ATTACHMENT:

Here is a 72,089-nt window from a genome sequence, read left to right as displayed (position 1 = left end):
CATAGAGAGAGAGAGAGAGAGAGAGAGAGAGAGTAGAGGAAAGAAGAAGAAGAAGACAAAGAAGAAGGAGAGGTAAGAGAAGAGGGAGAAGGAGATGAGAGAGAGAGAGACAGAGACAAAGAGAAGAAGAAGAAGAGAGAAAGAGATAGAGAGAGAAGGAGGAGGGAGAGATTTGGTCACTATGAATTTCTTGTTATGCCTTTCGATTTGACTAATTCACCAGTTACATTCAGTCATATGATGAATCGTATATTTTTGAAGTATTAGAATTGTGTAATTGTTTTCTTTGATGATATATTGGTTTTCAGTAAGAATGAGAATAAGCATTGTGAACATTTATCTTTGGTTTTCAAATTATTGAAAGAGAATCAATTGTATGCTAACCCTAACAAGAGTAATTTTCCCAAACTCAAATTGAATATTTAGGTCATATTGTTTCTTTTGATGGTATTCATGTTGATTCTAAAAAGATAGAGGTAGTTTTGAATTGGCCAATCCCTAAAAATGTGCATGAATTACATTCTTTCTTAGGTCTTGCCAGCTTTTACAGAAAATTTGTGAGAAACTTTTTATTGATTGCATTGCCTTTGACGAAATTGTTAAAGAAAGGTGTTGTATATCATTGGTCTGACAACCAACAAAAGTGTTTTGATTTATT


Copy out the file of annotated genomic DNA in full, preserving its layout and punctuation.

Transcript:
Here is a 72,089-nt window from a genome sequence, read left to right as displayed (position 1 = left end):
CATAGAGAGAGAGAGAGAGAGAGAGAGAGAGAGTAGAGGAAAGAAGAAGAAGAAGACAAAGAAGAAGGAGAGGTAAGAGAAGAGGGAGAAGGAGATGAGAGAGAGAGAGACAGAGACAAAGAGAAGAAGAAGAAGAGAGAAAGAGATAGAGAGAGAAGGAGGAGGGAGAGATTTGGTCACTATGAATTTCTTGTTATGCCTTTCGATTTGACTAATTCACCAGTTACATTCAGTCATATGATGAATCGTATATTTTTGAAGTATTAGAATTGTGTAATTGTTTTCTTTGATGATATATTGGTTTTCAGTAAGAATGAGAATAAGCATTGTGAACATTTATCTTTGGTTTTCAAATTATTGAAAGAGAATCAATTGTATGCTAACCCTAACAAGAGTAATTTTCCCAAACTCAAATTGAATATTTAGGTCATATTGTTTCTTTTGATGGTATTCATGTTGATTCTAAAAAGATAGAGGTAGTTTTGAATTGGCCAATCCCTAAAAATGTGCATGAATTACATTCTTTCTTAGGTCTTGCCAGCTTTTACAGAAAATTTGTGAGAAACTTTTTATTGATTGCATTGCCTTTGACGAAATTGTTAAAGAAAGGTGTTGTATATCATTGGTCTGACAACCAACAAAAGTGTTTTGATTTATT